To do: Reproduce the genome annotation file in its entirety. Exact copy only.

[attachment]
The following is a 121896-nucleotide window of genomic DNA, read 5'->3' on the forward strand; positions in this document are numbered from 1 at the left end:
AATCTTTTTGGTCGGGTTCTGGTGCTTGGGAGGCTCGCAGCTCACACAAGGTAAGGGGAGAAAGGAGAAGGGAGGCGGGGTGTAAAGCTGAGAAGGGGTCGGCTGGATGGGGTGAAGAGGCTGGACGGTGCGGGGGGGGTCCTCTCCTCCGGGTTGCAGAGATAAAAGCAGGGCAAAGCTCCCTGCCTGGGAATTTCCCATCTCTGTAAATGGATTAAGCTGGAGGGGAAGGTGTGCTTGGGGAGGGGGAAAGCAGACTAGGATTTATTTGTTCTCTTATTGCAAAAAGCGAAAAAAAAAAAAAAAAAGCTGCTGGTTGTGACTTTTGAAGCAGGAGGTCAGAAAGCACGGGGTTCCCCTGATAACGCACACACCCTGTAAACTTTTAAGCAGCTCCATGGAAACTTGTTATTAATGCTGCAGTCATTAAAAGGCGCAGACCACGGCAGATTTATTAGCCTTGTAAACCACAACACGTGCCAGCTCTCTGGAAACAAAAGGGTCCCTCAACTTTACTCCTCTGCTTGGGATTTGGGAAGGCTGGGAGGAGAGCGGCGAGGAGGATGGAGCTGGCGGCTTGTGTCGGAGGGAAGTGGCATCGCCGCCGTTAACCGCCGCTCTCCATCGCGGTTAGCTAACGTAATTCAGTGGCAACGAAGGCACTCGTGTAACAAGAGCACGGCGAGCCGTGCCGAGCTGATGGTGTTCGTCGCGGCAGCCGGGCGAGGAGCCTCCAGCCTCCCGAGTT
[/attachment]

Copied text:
The following is a 121896-nucleotide window of genomic DNA, read 5'->3' on the forward strand; positions in this document are numbered from 1 at the left end:
AATCTTTTTGGTCGGGTTCTGGTGCTTGGGAGGCTCGCAGCTCACACAAGGTAAGGGGAGAAAGGAGAAGGGAGGCGGGGTGTAAAGCTGAGAAGGGGTCGGCTGGATGGGGTGAAGAGGCTGGACGGTGCGGGGGGGGTCCTCTCCTCCGGGTTGCAGAGATAAAAGCAGGGCAAAGCTCCCTGCCTGGGAATTTCCCATCTCTGTAAATGGATTAAGCTGGAGGGGAAGGTGTGCTTGGGGAGGGGGAAAGCAGACTAGGATTTATTTGTTCTCTTATTGCAAAAAGCGAAAAAAAAAAAAAAAAAGCTGCTGGTTGTGACTTTTGAAGCAGGAGGTCAGAAAGCACGGGGTTCCCCTGATAACGCACACACCCTGTAAACTTTTAAGCAGCTCCATGGAAACTTGTTATTAATGCTGCAGTCATTAAAAGGCGCAGACCACGGCAGATTTATTAGCCTTGTAAACCACAACACGTGCCAGCTCTCTGGAAACAAAAGGGTCCCTCAACTTTACTCCTCTGCTTGGGATTTGGGAAGGCTGGGAGGAGAGCGGCGAGGAGGATGGAGCTGGCGGCTTGTGTCGGAGGGAAGTGGCATCGCCGCCGTTAACCGCCGCTCTCCATCGCGGTTAGCTAACGTAATTCAGTGGCAACGAAGGCACTCGTGTAACAAGAGCACGGCGAGCCGTGCCGAGCTGATGGTGTTCGTCGCGGCAGCCGGGCGAGGAGCCTCCAGCCTCCCGAGTT